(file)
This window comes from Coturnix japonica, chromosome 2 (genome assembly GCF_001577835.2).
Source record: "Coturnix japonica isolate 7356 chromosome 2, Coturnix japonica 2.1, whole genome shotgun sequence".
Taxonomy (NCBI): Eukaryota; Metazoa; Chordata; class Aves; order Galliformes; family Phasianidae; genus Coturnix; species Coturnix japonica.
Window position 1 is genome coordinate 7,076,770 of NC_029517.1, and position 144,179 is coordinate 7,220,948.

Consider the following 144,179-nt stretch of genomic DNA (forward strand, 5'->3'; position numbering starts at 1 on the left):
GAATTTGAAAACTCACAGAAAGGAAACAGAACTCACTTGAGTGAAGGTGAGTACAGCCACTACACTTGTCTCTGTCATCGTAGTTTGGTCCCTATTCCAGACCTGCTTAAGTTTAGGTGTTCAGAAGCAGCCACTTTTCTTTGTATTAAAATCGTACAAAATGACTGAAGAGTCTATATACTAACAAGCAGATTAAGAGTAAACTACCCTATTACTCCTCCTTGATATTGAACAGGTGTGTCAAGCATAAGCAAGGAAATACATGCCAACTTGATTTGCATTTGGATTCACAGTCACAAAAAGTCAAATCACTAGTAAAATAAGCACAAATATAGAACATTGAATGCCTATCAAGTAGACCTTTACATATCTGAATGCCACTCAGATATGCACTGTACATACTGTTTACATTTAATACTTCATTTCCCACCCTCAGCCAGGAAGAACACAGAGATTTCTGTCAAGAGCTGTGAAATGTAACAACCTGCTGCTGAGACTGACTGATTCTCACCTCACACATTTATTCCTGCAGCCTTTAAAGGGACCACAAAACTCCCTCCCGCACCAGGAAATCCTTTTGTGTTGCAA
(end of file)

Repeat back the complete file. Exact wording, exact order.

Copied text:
This window comes from Coturnix japonica, chromosome 2 (genome assembly GCF_001577835.2).
Source record: "Coturnix japonica isolate 7356 chromosome 2, Coturnix japonica 2.1, whole genome shotgun sequence".
Taxonomy (NCBI): Eukaryota; Metazoa; Chordata; class Aves; order Galliformes; family Phasianidae; genus Coturnix; species Coturnix japonica.
Window position 1 is genome coordinate 7,076,770 of NC_029517.1, and position 144,179 is coordinate 7,220,948.

Consider the following 144,179-nt stretch of genomic DNA (forward strand, 5'->3'; position numbering starts at 1 on the left):
GAATTTGAAAACTCACAGAAAGGAAACAGAACTCACTTGAGTGAAGGTGAGTACAGCCACTACACTTGTCTCTGTCATCGTAGTTTGGTCCCTATTCCAGACCTGCTTAAGTTTAGGTGTTCAGAAGCAGCCACTTTTCTTTGTATTAAAATCGTACAAAATGACTGAAGAGTCTATATACTAACAAGCAGATTAAGAGTAAACTACCCTATTACTCCTCCTTGATATTGAACAGGTGTGTCAAGCATAAGCAAGGAAATACATGCCAACTTGATTTGCATTTGGATTCACAGTCACAAAAAGTCAAATCACTAGTAAAATAAGCACAAATATAGAACATTGAATGCCTATCAAGTAGACCTTTACATATCTGAATGCCACTCAGATATGCACTGTACATACTGTTTACATTTAATACTTCATTTCCCACCCTCAGCCAGGAAGAACACAGAGATTTCTGTCAAGAGCTGTGAAATGTAACAACCTGCTGCTGAGACTGACTGATTCTCACCTCACACATTTATTCCTGCAGCCTTTAAAGGGACCACAAAACTCCCTCCCGCACCAGGAAATCCTTTTGTGTTGCAA